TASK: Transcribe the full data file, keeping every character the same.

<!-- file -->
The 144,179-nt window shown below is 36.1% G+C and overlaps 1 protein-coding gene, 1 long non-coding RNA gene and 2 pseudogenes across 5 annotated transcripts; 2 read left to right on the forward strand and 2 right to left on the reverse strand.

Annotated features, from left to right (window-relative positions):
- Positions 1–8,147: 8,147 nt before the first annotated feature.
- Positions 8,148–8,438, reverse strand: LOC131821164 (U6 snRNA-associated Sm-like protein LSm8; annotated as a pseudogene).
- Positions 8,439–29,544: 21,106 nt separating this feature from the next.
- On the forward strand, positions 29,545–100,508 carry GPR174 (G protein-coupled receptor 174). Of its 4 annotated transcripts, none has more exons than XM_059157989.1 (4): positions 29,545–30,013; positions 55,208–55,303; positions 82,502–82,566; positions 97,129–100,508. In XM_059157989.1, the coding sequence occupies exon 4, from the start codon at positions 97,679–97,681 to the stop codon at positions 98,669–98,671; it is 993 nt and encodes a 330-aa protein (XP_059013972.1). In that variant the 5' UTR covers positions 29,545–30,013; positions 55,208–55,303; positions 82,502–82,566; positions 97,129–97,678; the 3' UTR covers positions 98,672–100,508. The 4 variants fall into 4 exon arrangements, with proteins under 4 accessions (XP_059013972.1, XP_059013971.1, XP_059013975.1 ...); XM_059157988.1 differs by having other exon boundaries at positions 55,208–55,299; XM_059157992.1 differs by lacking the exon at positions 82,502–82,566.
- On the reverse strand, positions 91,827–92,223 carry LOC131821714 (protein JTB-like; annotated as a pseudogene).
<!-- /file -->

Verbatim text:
The 144,179-nt window shown below is 36.1% G+C and overlaps 1 protein-coding gene, 1 long non-coding RNA gene and 2 pseudogenes across 5 annotated transcripts; 2 read left to right on the forward strand and 2 right to left on the reverse strand.

Annotated features, from left to right (window-relative positions):
- Positions 1–8,147: 8,147 nt before the first annotated feature.
- Positions 8,148–8,438, reverse strand: LOC131821164 (U6 snRNA-associated Sm-like protein LSm8; annotated as a pseudogene).
- Positions 8,439–29,544: 21,106 nt separating this feature from the next.
- On the forward strand, positions 29,545–100,508 carry GPR174 (G protein-coupled receptor 174). Of its 4 annotated transcripts, none has more exons than XM_059157989.1 (4): positions 29,545–30,013; positions 55,208–55,303; positions 82,502–82,566; positions 97,129–100,508. In XM_059157989.1, the coding sequence occupies exon 4, from the start codon at positions 97,679–97,681 to the stop codon at positions 98,669–98,671; it is 993 nt and encodes a 330-aa protein (XP_059013972.1). In that variant the 5' UTR covers positions 29,545–30,013; positions 55,208–55,303; positions 82,502–82,566; positions 97,129–97,678; the 3' UTR covers positions 98,672–100,508. The 4 variants fall into 4 exon arrangements, with proteins under 4 accessions (XP_059013972.1, XP_059013971.1, XP_059013975.1 ...); XM_059157988.1 differs by having other exon boundaries at positions 55,208–55,299; XM_059157992.1 differs by lacking the exon at positions 82,502–82,566.
- On the reverse strand, positions 91,827–92,223 carry LOC131821714 (protein JTB-like; annotated as a pseudogene).